The “where” is deep space, as a five-year mission doesn’t allow for regular stops back at earth to pick up and drop off the crew, take vacations, etc. (Just a side note: did you know that, out of the twelve Star Trek feature films, only one movie has NOT featured scenes either on earth’s surface or in earth orbit. Wanna guess which one? In comparison, of the original seventy-nine TOS episodes, only three took place on earth—I don’t count Pike’s Talosian illusion trip back to Mojave—and each of those was a time travel story. TNG only went back to earth six or seven times in 178 episodes, and three of those were Q illusions.)
Anywhoo, the Enterprise is far out in space, and the crew has bonded as a team and as friends. And, as Kirk notes, there’s been some hook-ups and some break-ups along the way. Indeed, Kirk himself may have been conceived on just such a long-term mission, so there’s certainly precedent for crew members fraternizing. The “what” and “who” are kinda answered there, as well, as Kirk muses that the Federation has expanded to over 200 member worlds, and he wonders what the Enterprise is really doing far out here.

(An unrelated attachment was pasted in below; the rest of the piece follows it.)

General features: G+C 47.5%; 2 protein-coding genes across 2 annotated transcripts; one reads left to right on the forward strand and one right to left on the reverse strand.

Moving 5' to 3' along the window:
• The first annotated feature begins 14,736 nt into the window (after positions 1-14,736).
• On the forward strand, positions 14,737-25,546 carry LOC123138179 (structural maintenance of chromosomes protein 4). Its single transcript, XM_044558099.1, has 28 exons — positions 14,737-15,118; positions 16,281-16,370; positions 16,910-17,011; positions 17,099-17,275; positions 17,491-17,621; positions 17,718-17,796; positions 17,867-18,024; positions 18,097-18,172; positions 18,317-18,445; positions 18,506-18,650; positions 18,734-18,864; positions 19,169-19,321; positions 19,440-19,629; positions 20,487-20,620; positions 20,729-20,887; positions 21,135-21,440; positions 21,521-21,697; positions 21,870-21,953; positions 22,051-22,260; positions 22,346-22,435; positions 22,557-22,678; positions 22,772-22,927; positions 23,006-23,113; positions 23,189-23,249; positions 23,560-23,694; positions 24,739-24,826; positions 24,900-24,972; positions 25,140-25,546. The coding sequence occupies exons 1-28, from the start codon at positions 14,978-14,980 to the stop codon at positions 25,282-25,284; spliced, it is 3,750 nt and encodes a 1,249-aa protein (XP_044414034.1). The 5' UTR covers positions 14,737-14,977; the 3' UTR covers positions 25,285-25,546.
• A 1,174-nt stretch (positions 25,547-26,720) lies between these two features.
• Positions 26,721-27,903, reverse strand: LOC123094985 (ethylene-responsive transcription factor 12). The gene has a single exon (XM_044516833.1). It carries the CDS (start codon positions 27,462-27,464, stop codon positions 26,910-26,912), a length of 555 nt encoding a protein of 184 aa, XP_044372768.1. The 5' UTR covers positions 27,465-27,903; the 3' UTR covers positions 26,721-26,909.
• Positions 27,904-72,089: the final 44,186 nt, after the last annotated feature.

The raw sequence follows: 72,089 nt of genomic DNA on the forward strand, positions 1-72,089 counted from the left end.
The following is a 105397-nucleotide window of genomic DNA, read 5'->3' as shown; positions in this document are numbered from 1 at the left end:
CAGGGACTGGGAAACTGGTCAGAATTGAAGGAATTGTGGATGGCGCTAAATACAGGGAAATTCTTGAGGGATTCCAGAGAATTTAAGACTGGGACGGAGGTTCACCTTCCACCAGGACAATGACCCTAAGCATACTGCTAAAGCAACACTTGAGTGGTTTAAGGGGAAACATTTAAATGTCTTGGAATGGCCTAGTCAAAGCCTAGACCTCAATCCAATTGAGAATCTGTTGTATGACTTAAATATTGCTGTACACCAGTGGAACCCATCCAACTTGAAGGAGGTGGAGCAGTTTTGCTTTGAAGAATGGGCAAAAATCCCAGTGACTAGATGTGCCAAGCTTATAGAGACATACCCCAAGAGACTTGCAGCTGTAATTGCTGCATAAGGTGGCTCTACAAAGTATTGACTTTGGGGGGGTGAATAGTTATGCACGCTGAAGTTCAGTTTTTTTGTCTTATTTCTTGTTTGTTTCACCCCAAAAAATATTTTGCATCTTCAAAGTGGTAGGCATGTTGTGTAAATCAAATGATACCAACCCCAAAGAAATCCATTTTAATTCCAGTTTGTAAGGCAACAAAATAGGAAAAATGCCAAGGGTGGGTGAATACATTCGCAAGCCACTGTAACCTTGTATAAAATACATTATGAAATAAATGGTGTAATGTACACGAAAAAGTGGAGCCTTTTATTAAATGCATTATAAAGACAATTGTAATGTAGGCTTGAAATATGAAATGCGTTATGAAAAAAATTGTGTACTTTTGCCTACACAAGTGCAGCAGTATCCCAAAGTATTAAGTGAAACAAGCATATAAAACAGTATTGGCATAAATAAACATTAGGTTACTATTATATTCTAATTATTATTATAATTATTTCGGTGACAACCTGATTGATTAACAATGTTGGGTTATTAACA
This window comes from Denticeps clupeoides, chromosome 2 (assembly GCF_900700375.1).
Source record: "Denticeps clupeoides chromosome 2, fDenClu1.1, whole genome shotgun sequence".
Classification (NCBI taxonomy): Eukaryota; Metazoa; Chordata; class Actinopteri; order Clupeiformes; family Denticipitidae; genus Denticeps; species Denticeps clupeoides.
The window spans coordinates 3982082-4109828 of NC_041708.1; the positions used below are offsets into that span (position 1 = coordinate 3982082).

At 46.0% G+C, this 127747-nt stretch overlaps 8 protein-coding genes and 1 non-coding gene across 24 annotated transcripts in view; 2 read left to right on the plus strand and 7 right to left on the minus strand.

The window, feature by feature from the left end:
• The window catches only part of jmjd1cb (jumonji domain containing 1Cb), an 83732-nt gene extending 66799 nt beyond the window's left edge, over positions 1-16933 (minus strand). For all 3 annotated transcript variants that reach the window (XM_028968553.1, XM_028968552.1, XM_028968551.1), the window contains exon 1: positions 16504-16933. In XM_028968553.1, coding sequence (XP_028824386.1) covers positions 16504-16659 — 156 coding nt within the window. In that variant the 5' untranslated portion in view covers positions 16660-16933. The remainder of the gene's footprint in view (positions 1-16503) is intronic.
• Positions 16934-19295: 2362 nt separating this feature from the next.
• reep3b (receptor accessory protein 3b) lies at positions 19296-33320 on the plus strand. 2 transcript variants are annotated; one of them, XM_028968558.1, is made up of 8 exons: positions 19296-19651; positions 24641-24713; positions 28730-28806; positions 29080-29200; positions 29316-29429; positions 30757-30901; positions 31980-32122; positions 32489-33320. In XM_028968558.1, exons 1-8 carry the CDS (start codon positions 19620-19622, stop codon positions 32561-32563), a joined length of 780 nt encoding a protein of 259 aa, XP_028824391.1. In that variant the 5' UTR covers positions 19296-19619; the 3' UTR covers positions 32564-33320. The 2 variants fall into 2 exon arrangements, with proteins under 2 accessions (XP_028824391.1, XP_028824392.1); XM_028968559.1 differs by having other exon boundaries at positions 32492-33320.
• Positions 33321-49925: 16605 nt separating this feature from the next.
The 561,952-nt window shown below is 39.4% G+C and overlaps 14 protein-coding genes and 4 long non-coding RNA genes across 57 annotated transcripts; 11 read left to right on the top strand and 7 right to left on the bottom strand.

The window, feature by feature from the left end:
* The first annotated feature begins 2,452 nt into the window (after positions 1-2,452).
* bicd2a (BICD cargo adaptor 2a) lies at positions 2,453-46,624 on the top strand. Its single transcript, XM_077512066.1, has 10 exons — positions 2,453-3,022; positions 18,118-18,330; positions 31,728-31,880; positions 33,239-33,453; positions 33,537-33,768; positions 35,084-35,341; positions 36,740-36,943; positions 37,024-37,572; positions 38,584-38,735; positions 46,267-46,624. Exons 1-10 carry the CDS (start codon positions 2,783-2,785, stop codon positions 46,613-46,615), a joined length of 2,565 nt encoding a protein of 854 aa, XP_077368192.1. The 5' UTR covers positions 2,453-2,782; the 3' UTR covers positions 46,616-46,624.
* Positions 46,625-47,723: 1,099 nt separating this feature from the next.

This is a very interesting Captain Kirk, and one much closer to the man portrayed by William Shatner five decades ago. While Chris Pine’s initial two outings as Jim Kirk tended to oscillate between sullen and over-caffeinated, this Kirk is more…well, the best word I can think of is “seasoned.” He’s not brooding, he’s thoughtful—much like the uncertain Kirk we see talking to McCoy in the captain’s quarters during “Balance of Terror” when McCoy says, “Don’t destroy the one called ‘Kirk’.”
Speaking of deep Kirk/McCoy scenes, the log montage intro sequence leads into a very character-defining interaction between Kirk and McCoy in the mess hall. It begins with Kirk taking a few slugs from a familiarly-shaped bottle of Saurian brandy. “That’ll make you go blind,” McCoy says as he enters the scene. Bones apologies for being late, but apparently Scotty’s Oompa Loompa (I forget the character’s name) is starting to ooze some green gunk, and Scotty’s worried that the little guy will sneeze and start a warp core breech (or something like that—my memory’s not what it used to be).